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Obama's First 100 Days: Ten Achievements You Might Have Missed

Administration officials and Dems in and out of government pick ten under-appreciated stories during the president's early days in office.
 
 
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Despite the anticipation that accompanies it, the marking of a president's first 100 days in office is a decidedly predictable affair. The White House, while downplaying the metric, nevertheless goes to great lengths to stress the enormity of its own accomplishments. Critics, not surprisingly, carry a diametrically different message; only this time, terms like socialist and fascist are bandied about.

That said, conservatives and progressives alike do seem to be in agreement on one aspect of the Obama presidency: one hundred days into office and a lot has been done. From new approaches to two wars to more than a trillion dollars of government spending; from pirate attacks to flu epidemics; from controversial cartoons to Senatorial defections; a full news day has not this administration lacked.

The abnormally packed cycle has had its side effects. Stories that once could or would receive front page treatment have faded fast. Indeed, some of the most consequential changes made by the president to date - affecting our nation's health care system, infrastructure, urban and foreign policy - have received modest to little coverage, either discussed but not appreciated, or reported but not in great depth. As Obama gets set to host a press conference marking his first 100 days, the Huffington Post asked administration officials as well as Democrats inside and out of government for their picks of under-appreciated stories during this time period. Here are ten of those stories.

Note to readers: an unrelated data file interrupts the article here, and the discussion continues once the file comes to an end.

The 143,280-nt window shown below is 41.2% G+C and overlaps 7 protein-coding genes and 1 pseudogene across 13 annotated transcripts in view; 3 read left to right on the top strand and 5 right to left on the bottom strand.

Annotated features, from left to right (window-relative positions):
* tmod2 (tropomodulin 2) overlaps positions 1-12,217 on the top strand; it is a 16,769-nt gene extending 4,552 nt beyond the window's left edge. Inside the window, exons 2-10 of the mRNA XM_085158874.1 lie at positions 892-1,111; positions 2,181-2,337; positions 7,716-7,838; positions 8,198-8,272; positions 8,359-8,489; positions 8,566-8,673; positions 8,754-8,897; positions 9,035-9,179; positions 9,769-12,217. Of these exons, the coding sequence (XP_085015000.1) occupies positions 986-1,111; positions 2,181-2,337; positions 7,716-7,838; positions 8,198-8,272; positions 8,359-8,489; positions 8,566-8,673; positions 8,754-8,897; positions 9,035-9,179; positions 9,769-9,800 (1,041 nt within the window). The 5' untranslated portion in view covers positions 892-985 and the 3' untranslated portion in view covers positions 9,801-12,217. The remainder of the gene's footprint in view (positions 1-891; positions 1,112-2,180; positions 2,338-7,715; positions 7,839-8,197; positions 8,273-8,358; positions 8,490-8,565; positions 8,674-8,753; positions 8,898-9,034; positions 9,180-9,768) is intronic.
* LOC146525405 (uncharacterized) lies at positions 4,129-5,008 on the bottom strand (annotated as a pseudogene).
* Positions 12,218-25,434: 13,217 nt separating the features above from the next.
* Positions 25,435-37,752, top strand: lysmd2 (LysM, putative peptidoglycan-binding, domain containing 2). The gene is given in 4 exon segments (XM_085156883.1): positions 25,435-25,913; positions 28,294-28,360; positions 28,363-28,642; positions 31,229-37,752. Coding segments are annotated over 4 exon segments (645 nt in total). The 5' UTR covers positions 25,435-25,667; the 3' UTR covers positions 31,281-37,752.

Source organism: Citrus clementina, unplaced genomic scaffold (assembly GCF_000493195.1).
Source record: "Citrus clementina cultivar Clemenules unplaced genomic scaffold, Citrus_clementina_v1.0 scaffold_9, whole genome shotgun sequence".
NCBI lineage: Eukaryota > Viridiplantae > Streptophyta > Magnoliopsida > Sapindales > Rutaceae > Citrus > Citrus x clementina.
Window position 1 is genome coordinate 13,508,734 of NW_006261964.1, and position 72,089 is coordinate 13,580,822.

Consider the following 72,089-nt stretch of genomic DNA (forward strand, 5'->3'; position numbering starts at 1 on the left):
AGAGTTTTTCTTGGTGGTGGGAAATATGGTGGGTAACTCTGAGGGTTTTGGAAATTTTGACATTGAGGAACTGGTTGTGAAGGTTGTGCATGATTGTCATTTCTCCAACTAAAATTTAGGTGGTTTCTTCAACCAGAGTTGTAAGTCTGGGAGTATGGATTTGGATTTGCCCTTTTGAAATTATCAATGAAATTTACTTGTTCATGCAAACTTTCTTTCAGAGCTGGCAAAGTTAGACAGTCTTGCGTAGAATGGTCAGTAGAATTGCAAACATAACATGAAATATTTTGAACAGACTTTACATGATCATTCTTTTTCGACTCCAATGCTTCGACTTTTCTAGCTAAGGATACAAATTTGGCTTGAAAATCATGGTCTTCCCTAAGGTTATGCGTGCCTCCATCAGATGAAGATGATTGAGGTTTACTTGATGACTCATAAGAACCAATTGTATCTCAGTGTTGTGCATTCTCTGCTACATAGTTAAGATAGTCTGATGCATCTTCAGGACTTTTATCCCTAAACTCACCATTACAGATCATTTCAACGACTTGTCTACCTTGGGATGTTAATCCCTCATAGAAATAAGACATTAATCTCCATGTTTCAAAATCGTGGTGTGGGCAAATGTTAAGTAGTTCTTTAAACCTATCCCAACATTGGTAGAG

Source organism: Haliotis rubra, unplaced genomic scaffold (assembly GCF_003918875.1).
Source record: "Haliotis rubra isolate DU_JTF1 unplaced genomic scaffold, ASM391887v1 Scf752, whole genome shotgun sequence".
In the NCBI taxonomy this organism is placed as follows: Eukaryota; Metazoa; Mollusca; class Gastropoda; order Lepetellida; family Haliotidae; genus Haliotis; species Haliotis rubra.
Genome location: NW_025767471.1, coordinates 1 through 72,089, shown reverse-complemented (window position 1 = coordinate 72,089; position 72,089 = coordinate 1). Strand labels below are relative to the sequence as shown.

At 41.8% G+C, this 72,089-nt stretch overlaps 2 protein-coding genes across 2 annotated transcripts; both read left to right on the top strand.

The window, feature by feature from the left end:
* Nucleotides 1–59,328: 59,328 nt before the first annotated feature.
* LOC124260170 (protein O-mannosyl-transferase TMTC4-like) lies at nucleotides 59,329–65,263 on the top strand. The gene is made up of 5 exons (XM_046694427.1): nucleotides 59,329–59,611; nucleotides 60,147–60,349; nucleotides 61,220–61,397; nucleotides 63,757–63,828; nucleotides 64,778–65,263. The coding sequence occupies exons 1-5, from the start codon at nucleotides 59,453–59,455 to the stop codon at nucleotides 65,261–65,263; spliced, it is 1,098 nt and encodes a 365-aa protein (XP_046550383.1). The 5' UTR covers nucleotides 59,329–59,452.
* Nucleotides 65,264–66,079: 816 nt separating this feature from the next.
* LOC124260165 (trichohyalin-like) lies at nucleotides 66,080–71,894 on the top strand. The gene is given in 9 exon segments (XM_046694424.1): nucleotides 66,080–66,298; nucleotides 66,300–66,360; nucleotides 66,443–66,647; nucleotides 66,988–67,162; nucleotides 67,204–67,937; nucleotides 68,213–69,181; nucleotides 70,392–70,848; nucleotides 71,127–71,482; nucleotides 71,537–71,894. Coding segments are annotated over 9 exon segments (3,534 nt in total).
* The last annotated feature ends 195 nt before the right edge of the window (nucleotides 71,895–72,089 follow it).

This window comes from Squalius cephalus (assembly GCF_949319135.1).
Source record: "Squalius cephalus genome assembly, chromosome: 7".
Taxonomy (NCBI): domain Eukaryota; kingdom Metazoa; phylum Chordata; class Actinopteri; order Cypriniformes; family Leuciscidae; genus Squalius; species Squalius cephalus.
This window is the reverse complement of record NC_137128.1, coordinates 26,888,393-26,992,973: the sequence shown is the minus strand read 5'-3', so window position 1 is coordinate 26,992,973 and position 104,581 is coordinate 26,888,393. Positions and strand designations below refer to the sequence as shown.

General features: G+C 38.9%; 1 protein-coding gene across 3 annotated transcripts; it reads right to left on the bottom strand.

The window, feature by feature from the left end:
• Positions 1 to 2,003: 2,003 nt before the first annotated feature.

Health Care: The Obama White House cleared an important hurdle in the health care reform debate when it appropriated $19 billion in the stimulus package to help implement an electronic medical record system. The money is paltry compared to the hundreds of billions set aside for an overhaul of the health care system in the budget. But officials inside and out of the White House say its significance is hard to overstate.

"We need to have health IT so we have a better idea both of what works but also... so people can share information," Zeke Emanuel, Obama's health care adviser told the Huffington Post in mid-March. "We are on our way in a way that we have never committed ourselves before."

Sam Stein is a Political Reporter at the Huffington Post, based in Washington, D.C.

 
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